Amherst College is one of the oldest, most selective, and most prestigious liberal-arts colleges in the country. It has also made a huge commitment to recruiting talented students from all backgrounds, regardless of their ability to pay tuition. Today, nonwhite students outnumber white students on Amherst's central Massachusetts campus, and 23 percent of students qualify for federal Pell Grants.
President Obama wants more selective colleges to act like Amherst. "We want to restore the essential promise of opportunity and upward mobility that's at the heart of America," he told college presidents, nonprofit leaders and philanthropists at the White House last week. A college degree is the surest path to a middle-class life, he said.
Yet elite colleges face powerful incentives to enroll disproportionate numbers of wealthy students. Low-income students cost institutions money, rather than bringing in revenue; they don't tend to boost a college's ranking; and they can lack the resumes some admission offices look for.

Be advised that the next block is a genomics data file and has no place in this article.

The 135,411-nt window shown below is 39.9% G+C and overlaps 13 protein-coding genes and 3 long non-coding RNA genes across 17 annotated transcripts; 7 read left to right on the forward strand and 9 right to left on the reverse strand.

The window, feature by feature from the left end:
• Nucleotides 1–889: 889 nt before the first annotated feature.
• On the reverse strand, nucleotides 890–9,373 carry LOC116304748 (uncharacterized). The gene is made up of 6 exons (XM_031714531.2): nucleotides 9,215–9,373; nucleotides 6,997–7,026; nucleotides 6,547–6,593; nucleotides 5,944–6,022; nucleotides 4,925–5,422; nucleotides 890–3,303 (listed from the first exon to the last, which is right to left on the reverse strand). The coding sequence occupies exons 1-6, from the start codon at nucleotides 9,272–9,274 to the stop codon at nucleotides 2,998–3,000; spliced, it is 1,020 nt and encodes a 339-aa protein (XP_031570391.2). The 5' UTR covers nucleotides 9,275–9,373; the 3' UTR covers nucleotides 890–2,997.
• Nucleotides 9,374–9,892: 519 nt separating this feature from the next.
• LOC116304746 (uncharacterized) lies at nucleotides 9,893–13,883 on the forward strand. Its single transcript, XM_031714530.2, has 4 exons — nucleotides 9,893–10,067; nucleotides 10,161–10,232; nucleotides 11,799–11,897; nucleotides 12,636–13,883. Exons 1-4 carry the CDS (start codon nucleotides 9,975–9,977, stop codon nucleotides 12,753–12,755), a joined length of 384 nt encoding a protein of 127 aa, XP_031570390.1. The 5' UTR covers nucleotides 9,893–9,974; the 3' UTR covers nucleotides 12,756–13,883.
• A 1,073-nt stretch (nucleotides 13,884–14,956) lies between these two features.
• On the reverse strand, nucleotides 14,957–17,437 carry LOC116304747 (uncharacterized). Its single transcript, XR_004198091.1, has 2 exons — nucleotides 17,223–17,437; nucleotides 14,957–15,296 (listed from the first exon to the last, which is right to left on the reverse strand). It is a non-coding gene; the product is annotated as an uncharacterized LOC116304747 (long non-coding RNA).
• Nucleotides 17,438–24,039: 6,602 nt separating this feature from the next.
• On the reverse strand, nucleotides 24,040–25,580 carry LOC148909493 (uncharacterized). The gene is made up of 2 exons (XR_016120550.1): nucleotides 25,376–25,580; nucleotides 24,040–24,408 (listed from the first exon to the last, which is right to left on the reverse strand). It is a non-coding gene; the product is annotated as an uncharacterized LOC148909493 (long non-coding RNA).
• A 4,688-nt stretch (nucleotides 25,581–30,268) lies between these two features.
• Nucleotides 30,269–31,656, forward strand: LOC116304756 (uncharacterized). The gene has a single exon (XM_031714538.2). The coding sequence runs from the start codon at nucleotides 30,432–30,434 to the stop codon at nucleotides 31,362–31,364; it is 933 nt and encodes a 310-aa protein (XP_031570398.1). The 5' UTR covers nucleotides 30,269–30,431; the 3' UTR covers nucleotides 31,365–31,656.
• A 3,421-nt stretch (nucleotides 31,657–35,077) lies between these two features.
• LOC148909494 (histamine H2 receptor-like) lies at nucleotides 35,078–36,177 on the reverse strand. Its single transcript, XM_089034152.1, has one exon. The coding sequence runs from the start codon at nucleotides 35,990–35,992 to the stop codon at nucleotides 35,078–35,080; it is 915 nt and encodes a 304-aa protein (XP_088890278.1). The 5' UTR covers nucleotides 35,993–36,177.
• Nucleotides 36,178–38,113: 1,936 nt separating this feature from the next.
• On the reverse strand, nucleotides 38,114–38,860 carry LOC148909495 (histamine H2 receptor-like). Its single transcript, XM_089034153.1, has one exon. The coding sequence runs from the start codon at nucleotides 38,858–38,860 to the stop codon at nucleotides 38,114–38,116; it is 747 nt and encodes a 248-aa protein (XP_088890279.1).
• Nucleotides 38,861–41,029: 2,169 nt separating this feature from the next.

Today, two-thirds of students at the nation's 193 most selective colleges come from the top income quartile and just 6 percent from the bottom quartile, according to the College Board. The White House has been taken with research that shows many high-achieving, low-income students are not heading to elite schools. Between 2008 and 2011, at least half of low-income students with high SAT scores didn't apply to a single selective institution that matched their ability, according to the College Board. Such students often head to nonselective community colleges and four-year schools, from which they're less likely to graduate.